The Racist History Behind Facial Recognition

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tags: racism, facial recognition

Researchers recently learned that Immigration and Customs Enforcement used facial recognition on millions of driver’s license photographs without the license-holders’ knowledge, the latest revelation about governments employing the technology in ways that threaten civil liberties.

But the surveillance potential of facial recognition — its ability to create a “perpetual lineup” — isn’t the only cause for concern. The technological frontiers being explored by questionable researchers and unscrupulous start-ups recall the discredited pseudosciences of physiognomy and phrenology, which purport to use facial structure and head shape to assess character and mental capacity.

Artificial intelligence and modern computing are giving new life and a veneer of objectivity to these debunked theories, which were once used to legitimize slavery and perpetuate Nazi race “science.” Those who wish to spread essentialist theories of racial hierarchy are paying attention. In one blog, for example, a contemporary white nationalist claimed that “physiognomy is real” and “needs to come back as a legitimate field of scientific inquiry.”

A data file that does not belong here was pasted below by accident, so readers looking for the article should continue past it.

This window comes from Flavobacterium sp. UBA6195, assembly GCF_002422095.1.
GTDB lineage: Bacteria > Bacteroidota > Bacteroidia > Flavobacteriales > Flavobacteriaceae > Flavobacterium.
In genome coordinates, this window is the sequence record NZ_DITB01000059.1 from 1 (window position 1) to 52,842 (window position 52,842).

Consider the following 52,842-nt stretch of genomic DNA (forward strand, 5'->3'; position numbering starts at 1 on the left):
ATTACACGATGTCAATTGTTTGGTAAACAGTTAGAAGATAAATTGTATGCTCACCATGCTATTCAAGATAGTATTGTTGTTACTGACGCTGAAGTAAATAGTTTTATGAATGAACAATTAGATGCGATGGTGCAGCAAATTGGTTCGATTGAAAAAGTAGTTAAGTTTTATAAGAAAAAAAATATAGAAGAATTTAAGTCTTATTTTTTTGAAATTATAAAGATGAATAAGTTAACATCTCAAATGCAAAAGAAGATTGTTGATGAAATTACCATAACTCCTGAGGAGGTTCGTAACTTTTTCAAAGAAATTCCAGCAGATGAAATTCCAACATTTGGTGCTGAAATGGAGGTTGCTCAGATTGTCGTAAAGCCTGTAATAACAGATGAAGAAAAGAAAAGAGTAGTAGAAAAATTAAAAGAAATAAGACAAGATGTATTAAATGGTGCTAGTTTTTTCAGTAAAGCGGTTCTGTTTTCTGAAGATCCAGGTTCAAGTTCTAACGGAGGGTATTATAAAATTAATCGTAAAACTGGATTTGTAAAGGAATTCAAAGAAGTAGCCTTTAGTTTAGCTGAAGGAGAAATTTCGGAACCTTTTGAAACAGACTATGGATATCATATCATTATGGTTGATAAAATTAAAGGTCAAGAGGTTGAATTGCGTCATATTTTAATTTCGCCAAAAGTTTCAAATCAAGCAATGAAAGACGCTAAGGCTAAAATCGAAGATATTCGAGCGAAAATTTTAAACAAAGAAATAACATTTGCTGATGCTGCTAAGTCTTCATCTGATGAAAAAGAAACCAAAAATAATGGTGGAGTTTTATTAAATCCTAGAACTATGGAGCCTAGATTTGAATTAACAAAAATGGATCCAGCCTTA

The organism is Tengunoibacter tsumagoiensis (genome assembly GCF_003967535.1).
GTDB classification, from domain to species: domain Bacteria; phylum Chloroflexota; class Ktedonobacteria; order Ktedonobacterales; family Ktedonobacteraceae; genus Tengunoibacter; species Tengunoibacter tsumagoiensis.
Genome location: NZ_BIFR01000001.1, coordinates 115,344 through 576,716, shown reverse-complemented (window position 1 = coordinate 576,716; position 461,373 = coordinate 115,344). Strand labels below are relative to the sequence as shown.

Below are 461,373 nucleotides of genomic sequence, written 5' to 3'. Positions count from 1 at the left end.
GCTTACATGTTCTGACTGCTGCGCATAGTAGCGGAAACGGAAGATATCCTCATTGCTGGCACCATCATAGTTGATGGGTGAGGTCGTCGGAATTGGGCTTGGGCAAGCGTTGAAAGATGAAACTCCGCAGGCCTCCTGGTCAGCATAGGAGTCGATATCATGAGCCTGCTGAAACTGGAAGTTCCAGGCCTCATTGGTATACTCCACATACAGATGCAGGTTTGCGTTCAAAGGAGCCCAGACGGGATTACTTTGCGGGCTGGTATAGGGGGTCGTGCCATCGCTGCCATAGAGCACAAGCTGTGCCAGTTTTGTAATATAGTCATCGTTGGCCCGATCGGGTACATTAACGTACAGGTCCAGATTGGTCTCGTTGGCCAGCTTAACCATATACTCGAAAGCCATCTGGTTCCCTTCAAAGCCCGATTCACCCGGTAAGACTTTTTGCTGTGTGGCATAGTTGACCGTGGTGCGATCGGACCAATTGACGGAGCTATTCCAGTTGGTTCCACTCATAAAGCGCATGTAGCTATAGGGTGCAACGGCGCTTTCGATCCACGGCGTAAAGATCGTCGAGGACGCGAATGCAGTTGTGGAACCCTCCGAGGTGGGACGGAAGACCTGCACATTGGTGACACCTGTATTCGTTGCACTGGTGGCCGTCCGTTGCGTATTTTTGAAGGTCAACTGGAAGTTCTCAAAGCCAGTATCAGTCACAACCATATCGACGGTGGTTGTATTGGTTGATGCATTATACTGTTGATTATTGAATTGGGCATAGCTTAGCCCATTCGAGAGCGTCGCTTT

More broadly, new applications of facial recognition — not just in academic research, but also in commercial products that try to guess emotions from facial expressions — echo the same biological essentialism behind physiognomy. Apparently, we still haven’t learned that faces do not contain some deeper truth about the people they belong to.

One of the pioneers of 19th-century facial analysis, Francis Galton, was a prominent British eugenicist. He superimposed images of men convicted of crimes, attempting to find through “pictorial statistics” the essence of the criminal face.

Galton was disappointed with the results: He was unable to discern a criminal “type” from his composite photographs. This is because physiognomy is junk science — criminality is written neither in one’s genes nor on one’s face. He also tried to use composite portraits to determine the ideal “type” of each race, and his research was cited by Hans F.K. Günther, a Nazi eugenicist who wrote a book that was required reading in German schools during the Third Reich.